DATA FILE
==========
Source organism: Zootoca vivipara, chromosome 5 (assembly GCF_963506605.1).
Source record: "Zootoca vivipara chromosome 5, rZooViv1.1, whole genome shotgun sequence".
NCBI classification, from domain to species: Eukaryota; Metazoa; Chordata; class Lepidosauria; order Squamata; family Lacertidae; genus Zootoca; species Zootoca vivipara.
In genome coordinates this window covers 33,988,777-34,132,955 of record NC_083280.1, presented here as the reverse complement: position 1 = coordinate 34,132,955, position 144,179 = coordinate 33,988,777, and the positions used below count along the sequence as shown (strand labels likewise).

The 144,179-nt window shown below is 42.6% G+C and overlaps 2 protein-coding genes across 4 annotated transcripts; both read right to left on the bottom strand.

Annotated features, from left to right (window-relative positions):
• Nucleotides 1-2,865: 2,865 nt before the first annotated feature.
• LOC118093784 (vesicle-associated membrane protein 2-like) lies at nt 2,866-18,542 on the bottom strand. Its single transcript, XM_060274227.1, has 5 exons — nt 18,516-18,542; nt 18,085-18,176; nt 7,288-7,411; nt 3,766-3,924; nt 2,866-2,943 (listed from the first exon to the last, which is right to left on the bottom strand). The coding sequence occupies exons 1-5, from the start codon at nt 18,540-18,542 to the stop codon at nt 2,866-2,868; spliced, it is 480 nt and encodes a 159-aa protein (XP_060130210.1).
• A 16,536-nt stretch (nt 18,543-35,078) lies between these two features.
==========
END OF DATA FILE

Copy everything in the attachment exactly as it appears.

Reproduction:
Source organism: Zootoca vivipara, chromosome 5 (assembly GCF_963506605.1).
Source record: "Zootoca vivipara chromosome 5, rZooViv1.1, whole genome shotgun sequence".
NCBI classification, from domain to species: Eukaryota; Metazoa; Chordata; class Lepidosauria; order Squamata; family Lacertidae; genus Zootoca; species Zootoca vivipara.
In genome coordinates this window covers 33,988,777-34,132,955 of record NC_083280.1, presented here as the reverse complement: position 1 = coordinate 34,132,955, position 144,179 = coordinate 33,988,777, and the positions used below count along the sequence as shown (strand labels likewise).

The 144,179-nt window shown below is 42.6% G+C and overlaps 2 protein-coding genes across 4 annotated transcripts; both read right to left on the bottom strand.

Annotated features, from left to right (window-relative positions):
• Nucleotides 1-2,865: 2,865 nt before the first annotated feature.
• LOC118093784 (vesicle-associated membrane protein 2-like) lies at nt 2,866-18,542 on the bottom strand. Its single transcript, XM_060274227.1, has 5 exons — nt 18,516-18,542; nt 18,085-18,176; nt 7,288-7,411; nt 3,766-3,924; nt 2,866-2,943 (listed from the first exon to the last, which is right to left on the bottom strand). The coding sequence occupies exons 1-5, from the start codon at nt 18,540-18,542 to the stop codon at nt 2,866-2,868; spliced, it is 480 nt and encodes a 159-aa protein (XP_060130210.1).
• A 16,536-nt stretch (nt 18,543-35,078) lies between these two features.